The third report, the Progress of Asian Economic Integration Annual Report 2019, said 17 new free trade agreements were signed during 2017-18 involving at least one Asia-Pacific economy. About 70 agreements are currently under negotiation. Negotiations for the multi-member Comprehensive and Progressive Agreement for Trans-Pacific Partnership and the Regional Comprehensive Economic Partnership have also been accelerated. The Asia-Pacific has become one of the most active areas for regional integration with its economies becoming more interdependent.
The fourth report, the Asian Financial Development Report on Infrastructure Finance, said insufficient and inefficient infrastructure has become a development bottleneck. The Belt and Road Initiative has brought investment for infrastructure construction, which has cut trade costs in the countries on the initiative’s routes by 3.5 percent, indicating the significance of infrastructure construction.
The surging demand for high-quality infrastructure has given rise to projects such as the Belt and Road Initiative and the Master Plan on ASEAN Connectivity 2025, with countries and regions sparing no effort to address infrastructure financing difficulties. This will lay a solid foundation for economic integration in Asia, it said.
Taking into account the complicated situation Asia and emerging market economies are facing, the four reports have still indicated confidence in economic development and regional cooperation in Asia.
Zhang Yuyan quoted an old Chinese saying, “Cope with shifting events by sticking to a fundamental principle.” He said given the current context, the fundamental principle has several layers of connotation, among which international cooperation is the most important one. China has been following this principle all along.
The Chinese approach
As one of the most crucial links in the Asian economic integration, China has its own wisdom to cope with uncertainties.
Li Daokui, Director of the Academic Center for Chinese Economic Practice and Thinking, Tsinghua University, said, “China has become the largest engine and shock absorber for the world economy after 70 years of its development.”
The past 10 years have seen China contribute one fourth to one third of the global growth. The experience and lessons accumulated during the 70 years since the founding of the People’s Republic of China are helping many countries in their development drive.
Gloria Macapagal-Arroyo, Speaker of the House of Representatives, the lower house of the Congress in the Philippines and former President of the island state, agreed with Li. She said China’s development has made the world realize that each country can find its own way of development according to its own situation.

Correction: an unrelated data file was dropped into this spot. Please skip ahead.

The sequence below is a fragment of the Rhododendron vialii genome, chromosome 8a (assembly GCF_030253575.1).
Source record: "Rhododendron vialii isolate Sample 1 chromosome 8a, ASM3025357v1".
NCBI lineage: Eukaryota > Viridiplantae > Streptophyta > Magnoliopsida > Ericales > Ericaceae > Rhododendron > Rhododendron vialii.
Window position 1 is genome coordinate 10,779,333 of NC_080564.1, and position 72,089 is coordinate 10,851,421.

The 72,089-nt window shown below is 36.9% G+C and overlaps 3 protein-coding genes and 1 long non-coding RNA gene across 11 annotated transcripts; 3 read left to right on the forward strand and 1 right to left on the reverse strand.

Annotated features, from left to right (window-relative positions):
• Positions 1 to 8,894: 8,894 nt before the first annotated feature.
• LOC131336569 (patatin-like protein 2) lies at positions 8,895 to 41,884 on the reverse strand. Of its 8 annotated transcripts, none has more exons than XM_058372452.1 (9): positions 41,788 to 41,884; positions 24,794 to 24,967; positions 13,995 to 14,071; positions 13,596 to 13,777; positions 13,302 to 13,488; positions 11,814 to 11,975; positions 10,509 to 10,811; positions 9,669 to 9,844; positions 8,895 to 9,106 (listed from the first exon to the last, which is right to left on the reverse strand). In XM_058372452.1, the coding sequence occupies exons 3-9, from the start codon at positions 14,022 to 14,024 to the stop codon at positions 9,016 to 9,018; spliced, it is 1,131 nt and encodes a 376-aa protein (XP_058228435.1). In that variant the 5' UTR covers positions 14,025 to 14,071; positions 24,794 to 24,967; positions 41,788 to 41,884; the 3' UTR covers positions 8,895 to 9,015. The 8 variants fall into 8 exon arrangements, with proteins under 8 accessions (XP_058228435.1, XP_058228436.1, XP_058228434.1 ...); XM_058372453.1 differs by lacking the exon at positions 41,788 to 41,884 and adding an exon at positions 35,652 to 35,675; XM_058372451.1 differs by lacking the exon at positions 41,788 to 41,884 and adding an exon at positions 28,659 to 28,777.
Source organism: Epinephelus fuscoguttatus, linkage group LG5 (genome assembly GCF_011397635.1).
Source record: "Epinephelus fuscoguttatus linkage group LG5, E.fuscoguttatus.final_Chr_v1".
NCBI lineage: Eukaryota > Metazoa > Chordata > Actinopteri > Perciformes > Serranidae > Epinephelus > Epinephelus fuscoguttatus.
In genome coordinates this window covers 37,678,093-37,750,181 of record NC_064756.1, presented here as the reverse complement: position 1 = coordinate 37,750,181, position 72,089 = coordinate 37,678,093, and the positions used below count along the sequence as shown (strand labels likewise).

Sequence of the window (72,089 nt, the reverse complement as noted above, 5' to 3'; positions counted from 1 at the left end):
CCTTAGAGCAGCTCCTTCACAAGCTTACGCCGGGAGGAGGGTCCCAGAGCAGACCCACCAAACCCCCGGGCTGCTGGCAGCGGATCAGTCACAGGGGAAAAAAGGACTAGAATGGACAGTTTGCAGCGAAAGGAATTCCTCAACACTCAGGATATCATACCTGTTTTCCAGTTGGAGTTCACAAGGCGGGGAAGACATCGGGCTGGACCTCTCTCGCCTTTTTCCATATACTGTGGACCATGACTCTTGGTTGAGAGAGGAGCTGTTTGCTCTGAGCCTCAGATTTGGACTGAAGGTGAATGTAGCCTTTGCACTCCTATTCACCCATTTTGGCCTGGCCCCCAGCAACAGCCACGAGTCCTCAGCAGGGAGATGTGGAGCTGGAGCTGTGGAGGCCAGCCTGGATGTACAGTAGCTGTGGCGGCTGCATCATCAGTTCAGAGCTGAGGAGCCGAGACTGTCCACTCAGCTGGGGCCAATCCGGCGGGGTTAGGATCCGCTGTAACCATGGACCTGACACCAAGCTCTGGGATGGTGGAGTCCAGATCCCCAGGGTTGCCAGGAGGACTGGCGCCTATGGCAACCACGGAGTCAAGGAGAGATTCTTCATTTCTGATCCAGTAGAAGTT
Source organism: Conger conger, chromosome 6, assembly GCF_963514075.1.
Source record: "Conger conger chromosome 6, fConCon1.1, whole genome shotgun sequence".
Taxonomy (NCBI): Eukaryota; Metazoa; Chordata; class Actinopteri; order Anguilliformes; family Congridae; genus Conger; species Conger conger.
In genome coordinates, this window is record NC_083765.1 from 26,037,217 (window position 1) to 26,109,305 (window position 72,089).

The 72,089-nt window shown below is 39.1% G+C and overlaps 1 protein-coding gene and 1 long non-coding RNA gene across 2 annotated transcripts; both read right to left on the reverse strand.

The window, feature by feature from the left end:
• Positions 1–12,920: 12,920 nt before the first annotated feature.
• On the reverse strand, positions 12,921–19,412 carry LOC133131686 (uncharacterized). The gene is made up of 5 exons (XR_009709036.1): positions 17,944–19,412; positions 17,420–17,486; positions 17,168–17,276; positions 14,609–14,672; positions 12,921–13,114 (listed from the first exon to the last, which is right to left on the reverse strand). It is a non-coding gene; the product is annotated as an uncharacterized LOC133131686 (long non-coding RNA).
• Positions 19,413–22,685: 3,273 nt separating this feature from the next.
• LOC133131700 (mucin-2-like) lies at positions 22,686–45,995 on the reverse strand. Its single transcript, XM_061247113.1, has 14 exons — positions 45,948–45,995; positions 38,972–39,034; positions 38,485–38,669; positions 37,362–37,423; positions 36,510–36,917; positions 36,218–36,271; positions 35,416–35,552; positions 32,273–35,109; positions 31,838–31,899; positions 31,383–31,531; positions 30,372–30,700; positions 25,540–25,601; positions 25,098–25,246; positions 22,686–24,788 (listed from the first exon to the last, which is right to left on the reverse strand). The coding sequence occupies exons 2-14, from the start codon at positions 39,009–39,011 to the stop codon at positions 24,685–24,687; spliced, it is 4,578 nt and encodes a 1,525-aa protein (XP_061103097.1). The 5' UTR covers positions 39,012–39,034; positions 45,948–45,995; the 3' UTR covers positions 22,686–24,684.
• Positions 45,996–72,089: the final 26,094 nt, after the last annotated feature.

Among all the efforts by China to promote integration in Asia and globalization, the Belt and Road is a major initiative. Proposed by China in 2013, it has since gained momentum with countries and regions along the envisioned land and maritime routes joining in. The recent signing of a Belt and Road cooperation memorandum of understanding between China and Italy is a new proof of the initiative’s popularity.
China’s deepening reform and opening up is also one of the ways to not only benefit China itself, but contribute to global development, Long Yongtu, former BFA Secretary General, said.
Long said China should not only introduce capital, talent and projects, but also growth drivers. Only by increasing interactions with the outside world and encouraging mutual development can China deepen its own reform and become an innovation-driven country.
Innovation was a buzzword at the conference where participants were treated to intelligent vehicle services and AI-based simultaneous interpretation.
Regarding concerns over technologies, Wong Kan Seng, former Deputy Prime Minister of Singapore, said instead of fearing them, people need to embrace them. They are no job snatchers but provide more freedom to people to do other things.
China has demonstrated its innovation in creating new business models such as the sharing economy, e-commerce and e-payment. These new innovative growth drivers will not only create advantages for China, but generate vitality for the economic development of Asia and the rest of the world.
“While experiencing miraculous development, China also faces challenges,” Francois Hollande, former President of France, said, suggesting China could follow up with new ways to respond to climate change and the problem of an ageing population.
Li Daokui said China should also adopt an incentive mechanism to motivate entrepreneurs, scientists, innovators, and government employees to cultivate internal forces for development.
Long emphasized that China has always sought a peaceful environment for development. It is an upholder of international order rather than a disruptor. “There is an old Chinese saying that time reveals a man’s heart,” he said. “Time will prove what China’s role is in the world.”